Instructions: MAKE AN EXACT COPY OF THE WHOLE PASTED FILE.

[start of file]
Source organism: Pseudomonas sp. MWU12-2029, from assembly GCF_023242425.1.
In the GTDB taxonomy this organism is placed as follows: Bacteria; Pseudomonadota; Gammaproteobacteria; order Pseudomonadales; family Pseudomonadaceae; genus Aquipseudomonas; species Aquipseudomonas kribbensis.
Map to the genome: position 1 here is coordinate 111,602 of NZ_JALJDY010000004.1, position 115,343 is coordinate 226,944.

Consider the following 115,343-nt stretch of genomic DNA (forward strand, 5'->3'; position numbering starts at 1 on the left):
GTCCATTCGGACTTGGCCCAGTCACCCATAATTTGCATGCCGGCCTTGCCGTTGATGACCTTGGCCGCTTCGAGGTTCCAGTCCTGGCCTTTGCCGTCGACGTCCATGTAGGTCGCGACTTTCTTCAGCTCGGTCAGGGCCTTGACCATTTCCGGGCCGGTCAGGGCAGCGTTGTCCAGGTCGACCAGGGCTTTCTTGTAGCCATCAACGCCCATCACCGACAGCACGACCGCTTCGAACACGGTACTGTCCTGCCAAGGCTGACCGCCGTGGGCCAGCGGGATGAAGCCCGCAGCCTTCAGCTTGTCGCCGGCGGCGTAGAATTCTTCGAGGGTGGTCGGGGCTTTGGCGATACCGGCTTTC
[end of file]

Source organism: Pseudomonas sp. MWU12-2029, from assembly GCF_023242425.1.
In the GTDB taxonomy this organism is placed as follows: Bacteria; Pseudomonadota; Gammaproteobacteria; order Pseudomonadales; family Pseudomonadaceae; genus Aquipseudomonas; species Aquipseudomonas kribbensis.
Map to the genome: position 1 here is coordinate 111,602 of NZ_JALJDY010000004.1, position 115,343 is coordinate 226,944.

Consider the following 115,343-nt stretch of genomic DNA (forward strand, 5'->3'; position numbering starts at 1 on the left):
GTCCATTCGGACTTGGCCCAGTCACCCATAATTTGCATGCCGGCCTTGCCGTTGATGACCTTGGCCGCTTCGAGGTTCCAGTCCTGGCCTTTGCCGTCGACGTCCATGTAGGTCGCGACTTTCTTCAGCTCGGTCAGGGCCTTGACCATTTCCGGGCCGGTCAGGGCAGCGTTGTCCAGGTCGACCAGGGCTTTCTTGTAGCCATCAACGCCCATCACCGACAGCACGACCGCTTCGAACACGGTACTGTCCTGCCAAGGCTGACCGCCGTGGGCCAGCGGGATGAAGCCCGCAGCCTTCAGCTTGTCGCCGGCGGCGTAGAATTCTTCGAGGGTGGTCGGGGCTTTGGCGATACCGGCTTTC